Bitrate difference is higher for lower quality settings as I noticed before: with v1.0.1b -q 5.5 using --shaping 1.0 or not makes up for a difference of 46 kbps with my regular track set.
I take it from that that you are content with the bit-removal process being channel dependent rather than the lowest of all channel bits-to-remove? In my listening to the results of the revised bit-removal, I am content with the results, also with the improved efficiency when losslessly encoded.

I am still working on the STDIN and STDOUT processes. At present lossyWAV beta 1.0.1c can output raw audio to FLAC and have it correctly encoded (using lossywav wavfilename.wav --stdout | flac - -5 -b 512 --bps 16 --channels 2 --sample-rate 44100 --sign signed --endian little -f -o"wavfilename.lossy.flac"). It can take input through STDIN, (i.e. lossywav - <wavfilename.wav) and will output "lossyWAV.lossy.wav".

I am having difficulty piping FLAC --stdout output or foobar2000 converter output into lossywav - I cannot find any documentation which details the transfer format for foobar2000. [edit] Using "flac -d wavfilename.flac --stdout|lossywav - -q 0" I got a lossywav processed file lossywav.lossy.wav - when encoded with FLAC it seems to have worked. However, a double pipe will not (yet, if ever) work. [/edit]

lossyWAV beta 1.0.1c attached to post #1 in this thread.

NB: using STDIN (filename='-') is only working if the --nochunksin parameter is NOT specified. At present using both in combination will cause the program to crash. This release specifically made to see of collector's crash issue has been resolved....

This post has been edited by Nick.C: May 16 2008, 22:20


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lossyWAV -q X -a 4 --feedback 4| FLAC -8 ~= 320kbps
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halb27
post May 16 2008, 23:29
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QUOTE (Nick.C @ May 16 2008, 22:42) *
I take it from that that you are content with the bit-removal process being channel dependent rather than the lowest of all channel bits-to-remove? ....

Yes, absolutely. Honestly speaking my imagination has always been that each channel was processed independently. I was rather surprised to learn that bits-to-remove was identical to all channels.

QUOTE (Nick.C @ May 16 2008, 22:42) *
I am having difficulty piping FLAC --stdout output or foobar2000 converter output into lossywav ....

Maybe the wavPack documentation for the -i option helps:

-i = ignore length in wav header (no pipe output allowed)

Some programs that pipe data to encoders do not always give the correct length in the wav headers that they provide (foobar's clienc and CDex are examples). In these cases use this option to force WavPack to ignore the header and accept the actual length. Because WavPack must seek to the beginning of the file to write the correct length, this option cannot be used with piped output.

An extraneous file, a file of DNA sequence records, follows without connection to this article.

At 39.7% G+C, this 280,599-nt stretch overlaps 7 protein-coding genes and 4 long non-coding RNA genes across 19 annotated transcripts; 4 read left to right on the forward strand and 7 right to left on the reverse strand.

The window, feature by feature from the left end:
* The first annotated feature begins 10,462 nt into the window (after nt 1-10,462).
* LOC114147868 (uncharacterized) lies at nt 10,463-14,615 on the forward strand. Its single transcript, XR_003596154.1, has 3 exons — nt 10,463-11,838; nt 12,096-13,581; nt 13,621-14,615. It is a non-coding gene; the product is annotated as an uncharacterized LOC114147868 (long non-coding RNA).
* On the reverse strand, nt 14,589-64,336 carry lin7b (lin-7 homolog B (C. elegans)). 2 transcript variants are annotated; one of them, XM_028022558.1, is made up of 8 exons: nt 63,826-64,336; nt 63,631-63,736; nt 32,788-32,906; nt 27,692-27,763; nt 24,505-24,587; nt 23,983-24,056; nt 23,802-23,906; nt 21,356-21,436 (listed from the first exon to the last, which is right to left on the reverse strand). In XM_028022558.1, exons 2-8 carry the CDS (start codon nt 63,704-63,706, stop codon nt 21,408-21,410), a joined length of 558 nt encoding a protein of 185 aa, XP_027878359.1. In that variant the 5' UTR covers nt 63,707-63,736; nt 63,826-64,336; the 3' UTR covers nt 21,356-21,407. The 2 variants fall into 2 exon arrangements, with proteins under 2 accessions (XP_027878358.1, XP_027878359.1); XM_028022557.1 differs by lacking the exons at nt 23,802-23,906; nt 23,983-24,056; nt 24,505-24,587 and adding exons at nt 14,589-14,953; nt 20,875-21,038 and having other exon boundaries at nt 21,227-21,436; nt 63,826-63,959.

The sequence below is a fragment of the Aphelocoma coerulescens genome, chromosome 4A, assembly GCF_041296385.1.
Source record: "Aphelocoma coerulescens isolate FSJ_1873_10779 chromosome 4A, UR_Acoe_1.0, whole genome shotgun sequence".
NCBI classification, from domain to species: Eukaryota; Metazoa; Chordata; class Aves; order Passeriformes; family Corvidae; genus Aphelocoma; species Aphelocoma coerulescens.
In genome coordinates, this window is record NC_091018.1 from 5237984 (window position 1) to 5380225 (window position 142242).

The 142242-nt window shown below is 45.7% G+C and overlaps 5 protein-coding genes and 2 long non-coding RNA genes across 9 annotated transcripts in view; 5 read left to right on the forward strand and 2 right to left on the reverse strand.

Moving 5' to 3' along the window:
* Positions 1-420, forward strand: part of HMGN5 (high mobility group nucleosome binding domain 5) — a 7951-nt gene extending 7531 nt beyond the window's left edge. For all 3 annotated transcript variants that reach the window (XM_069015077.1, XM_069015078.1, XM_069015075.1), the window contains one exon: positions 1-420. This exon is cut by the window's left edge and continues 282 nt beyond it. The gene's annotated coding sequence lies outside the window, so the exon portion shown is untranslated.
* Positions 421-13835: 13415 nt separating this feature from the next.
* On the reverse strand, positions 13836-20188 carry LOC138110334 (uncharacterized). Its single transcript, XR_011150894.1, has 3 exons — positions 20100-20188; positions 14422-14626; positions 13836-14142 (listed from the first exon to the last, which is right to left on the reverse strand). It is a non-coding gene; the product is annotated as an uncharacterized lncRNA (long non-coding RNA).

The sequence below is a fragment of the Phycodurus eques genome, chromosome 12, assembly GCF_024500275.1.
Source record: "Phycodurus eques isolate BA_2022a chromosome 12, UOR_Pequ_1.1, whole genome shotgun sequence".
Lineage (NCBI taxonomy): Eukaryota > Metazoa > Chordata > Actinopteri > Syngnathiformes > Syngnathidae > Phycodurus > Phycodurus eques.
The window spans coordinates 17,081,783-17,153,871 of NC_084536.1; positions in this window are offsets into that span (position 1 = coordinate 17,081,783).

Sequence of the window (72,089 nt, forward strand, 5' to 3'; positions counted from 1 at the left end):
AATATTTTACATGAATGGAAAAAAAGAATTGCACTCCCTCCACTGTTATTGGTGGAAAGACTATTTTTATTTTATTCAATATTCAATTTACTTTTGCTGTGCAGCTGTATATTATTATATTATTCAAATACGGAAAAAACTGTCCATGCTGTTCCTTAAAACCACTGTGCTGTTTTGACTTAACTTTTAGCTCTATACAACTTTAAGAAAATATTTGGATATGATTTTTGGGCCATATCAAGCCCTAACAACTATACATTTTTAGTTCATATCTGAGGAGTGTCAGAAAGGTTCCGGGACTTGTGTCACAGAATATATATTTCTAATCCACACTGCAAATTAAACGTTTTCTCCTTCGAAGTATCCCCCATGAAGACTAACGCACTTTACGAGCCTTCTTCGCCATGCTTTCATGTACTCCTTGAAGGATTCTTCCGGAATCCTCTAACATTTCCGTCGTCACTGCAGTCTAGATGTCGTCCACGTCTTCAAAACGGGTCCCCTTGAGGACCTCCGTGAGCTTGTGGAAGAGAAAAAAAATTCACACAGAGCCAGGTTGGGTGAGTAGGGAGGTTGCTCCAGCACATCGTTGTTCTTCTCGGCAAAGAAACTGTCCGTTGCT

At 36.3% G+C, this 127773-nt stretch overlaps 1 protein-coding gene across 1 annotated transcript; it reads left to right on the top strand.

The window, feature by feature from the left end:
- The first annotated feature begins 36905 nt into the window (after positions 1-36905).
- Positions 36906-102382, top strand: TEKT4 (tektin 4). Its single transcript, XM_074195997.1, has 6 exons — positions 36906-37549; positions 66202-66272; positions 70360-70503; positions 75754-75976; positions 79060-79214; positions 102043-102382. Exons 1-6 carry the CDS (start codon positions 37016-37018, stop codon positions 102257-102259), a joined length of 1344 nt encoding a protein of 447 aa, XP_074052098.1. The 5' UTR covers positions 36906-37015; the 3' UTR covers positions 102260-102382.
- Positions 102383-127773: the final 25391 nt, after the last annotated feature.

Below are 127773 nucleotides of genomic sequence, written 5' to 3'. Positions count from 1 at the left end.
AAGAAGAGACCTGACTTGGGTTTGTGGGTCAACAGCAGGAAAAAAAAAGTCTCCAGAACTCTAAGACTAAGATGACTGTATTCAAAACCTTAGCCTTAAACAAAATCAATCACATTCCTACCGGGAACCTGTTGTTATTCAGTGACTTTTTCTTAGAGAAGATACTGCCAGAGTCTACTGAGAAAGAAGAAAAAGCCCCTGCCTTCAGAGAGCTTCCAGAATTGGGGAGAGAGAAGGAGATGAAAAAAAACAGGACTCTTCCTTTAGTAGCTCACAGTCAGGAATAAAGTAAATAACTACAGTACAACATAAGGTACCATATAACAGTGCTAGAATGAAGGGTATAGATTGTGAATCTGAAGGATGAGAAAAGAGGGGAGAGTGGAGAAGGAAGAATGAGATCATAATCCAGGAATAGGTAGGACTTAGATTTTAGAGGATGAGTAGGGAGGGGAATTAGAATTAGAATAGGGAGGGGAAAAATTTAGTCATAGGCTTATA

As you have to use a lossless codec afterwards it looks like we can have only piping in the input or piping in the output of LossyWAV.
Guess you're done: you use a temp wav file as lossyWAV input and piping to FLAC, and you don't benefit from having a piped input to lossyWAV and a temp wav file interface to the lossless codec.

This post has been edited by halb27: May 16 2008, 23:35


--------------------
lame3100m -V1 --insane-factor 0.75
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Nick.C
post May 17 2008, 09:04
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QUOTE (halb27 @ May 16 2008, 23:29) *
Yes, absolutely. Honestly speaking my imagination has always been that each channel was processed independently. I was rather surprised to learn that bits-to-remove was identical to all channels.
Up until 1.0.0, the processing was carired out separately then the minimum value used, however the maximum bits-to-remove was dependent on the averae RMS over all channels. At 1.0.0, the minimum RMS of all channels was used.

QUOTE (halb27 @ May 16 2008, 23:29) *
Maybe the wavPack documentation for the -i option helps:

-i = ignore length in wav header (no pipe output allowed)

Some programs that pipe data to encoders do not always give the correct length in the wav headers that they provide (foobar's clienc and CDex are examples). In these cases use this option to force WavPack to ignore the header and accept the actual length. Because WavPack must seek to the beginning of the file to write the correct length, this option cannot be used with piped output.


As you have to use a lossless codec afterwards it looks like we can have only piping in the input or piping in the output of LossyWAV.
Guess you're done: you use a temp wav file as lossyWAV input and piping to FLAC, and you don't benefit from having a piped input to lossyWAV and a temp wav file interface to the lossless codec.
I would *really* like to implement piped input and output in foobar as it is the major processing bottleneck now.


--------------------
lossyWAV -q X -a 4 --feedback 4| FLAC -8 ~= 320kbps
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collector
post May 17 2008, 10:23
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QUOTE (Nick.C @ May 16 2008, 12:42) *
This release specifically made to see of collector's crash issue has been resolved....

Sorry, no changes. It still doesn't run.